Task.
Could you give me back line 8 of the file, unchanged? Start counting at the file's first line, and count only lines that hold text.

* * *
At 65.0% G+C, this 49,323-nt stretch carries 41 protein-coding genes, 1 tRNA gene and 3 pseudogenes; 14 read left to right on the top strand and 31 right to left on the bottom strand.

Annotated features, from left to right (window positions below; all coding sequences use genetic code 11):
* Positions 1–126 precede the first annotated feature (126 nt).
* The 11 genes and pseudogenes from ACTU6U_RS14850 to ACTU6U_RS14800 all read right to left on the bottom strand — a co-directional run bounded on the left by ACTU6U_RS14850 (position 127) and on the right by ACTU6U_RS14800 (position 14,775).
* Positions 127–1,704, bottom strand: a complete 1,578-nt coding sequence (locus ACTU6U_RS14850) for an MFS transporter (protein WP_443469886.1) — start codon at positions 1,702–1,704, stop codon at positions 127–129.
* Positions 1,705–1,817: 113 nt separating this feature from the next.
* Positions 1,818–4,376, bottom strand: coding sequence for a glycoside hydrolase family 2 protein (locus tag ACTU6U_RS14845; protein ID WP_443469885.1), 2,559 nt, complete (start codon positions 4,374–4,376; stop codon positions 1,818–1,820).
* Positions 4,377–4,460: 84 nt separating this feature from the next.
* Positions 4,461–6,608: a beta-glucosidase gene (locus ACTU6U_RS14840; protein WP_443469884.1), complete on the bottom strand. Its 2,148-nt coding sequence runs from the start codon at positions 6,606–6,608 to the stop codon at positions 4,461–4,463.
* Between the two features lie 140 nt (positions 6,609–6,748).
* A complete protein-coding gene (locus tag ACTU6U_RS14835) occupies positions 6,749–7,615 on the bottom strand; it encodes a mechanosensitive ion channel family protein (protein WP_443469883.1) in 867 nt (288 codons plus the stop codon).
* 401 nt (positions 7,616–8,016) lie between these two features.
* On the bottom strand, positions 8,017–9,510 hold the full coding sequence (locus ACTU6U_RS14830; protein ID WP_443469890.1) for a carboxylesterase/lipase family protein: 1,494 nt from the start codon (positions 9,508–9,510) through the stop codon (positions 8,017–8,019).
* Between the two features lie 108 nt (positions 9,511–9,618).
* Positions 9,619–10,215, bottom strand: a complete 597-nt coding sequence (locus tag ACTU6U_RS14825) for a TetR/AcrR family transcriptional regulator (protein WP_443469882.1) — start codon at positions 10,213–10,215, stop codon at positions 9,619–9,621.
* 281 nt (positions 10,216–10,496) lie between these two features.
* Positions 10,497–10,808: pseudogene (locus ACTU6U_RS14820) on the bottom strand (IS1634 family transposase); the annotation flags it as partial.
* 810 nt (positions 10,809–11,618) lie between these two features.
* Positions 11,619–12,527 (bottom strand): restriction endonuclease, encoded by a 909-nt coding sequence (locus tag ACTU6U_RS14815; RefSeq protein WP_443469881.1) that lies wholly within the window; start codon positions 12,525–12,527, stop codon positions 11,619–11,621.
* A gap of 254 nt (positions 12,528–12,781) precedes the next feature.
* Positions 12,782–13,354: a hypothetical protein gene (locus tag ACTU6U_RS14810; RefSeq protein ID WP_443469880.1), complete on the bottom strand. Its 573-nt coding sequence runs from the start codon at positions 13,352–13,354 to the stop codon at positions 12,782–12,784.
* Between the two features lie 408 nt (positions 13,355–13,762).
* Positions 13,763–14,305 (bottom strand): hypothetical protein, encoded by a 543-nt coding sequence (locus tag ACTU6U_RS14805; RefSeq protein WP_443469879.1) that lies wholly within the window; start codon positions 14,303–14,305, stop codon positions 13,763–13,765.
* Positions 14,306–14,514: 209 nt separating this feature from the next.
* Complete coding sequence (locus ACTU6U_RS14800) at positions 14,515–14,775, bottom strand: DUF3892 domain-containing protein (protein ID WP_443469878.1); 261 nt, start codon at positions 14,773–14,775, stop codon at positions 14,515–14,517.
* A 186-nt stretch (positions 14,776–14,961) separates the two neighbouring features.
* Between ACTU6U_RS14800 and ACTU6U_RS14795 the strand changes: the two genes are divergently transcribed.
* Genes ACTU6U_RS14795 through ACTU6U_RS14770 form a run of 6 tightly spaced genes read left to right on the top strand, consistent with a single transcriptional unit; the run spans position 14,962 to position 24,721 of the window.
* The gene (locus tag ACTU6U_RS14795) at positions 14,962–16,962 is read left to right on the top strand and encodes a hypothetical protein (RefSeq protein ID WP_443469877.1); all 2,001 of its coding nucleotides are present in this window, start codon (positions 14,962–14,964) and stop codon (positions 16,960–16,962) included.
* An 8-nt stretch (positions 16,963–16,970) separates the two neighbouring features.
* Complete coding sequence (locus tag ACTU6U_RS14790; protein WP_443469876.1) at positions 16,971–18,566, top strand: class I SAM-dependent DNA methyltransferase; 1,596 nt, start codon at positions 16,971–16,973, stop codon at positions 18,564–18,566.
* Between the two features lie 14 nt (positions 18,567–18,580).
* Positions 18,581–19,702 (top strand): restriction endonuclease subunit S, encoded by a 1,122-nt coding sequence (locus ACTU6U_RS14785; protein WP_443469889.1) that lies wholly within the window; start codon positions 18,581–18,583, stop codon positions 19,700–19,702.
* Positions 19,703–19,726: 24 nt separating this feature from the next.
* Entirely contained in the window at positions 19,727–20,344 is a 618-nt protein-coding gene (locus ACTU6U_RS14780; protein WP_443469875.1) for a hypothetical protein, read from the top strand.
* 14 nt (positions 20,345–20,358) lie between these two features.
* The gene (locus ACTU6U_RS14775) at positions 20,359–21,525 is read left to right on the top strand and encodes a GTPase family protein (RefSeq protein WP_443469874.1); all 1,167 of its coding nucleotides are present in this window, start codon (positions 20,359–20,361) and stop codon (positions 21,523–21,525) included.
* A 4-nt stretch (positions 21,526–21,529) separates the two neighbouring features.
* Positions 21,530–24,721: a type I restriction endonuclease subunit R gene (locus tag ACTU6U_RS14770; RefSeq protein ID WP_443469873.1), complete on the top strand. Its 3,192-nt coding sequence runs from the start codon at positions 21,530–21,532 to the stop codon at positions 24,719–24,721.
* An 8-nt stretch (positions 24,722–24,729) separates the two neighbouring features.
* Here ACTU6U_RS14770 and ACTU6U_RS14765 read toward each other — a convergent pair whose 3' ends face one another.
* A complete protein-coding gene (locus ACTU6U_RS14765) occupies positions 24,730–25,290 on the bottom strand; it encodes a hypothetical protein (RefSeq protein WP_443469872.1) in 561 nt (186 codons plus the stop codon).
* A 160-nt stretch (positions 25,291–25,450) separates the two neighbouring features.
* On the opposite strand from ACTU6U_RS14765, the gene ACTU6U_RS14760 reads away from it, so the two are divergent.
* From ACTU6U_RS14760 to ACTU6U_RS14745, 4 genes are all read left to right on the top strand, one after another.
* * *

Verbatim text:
* Positions 4,377–4,460: 84 nt separating this feature from the next.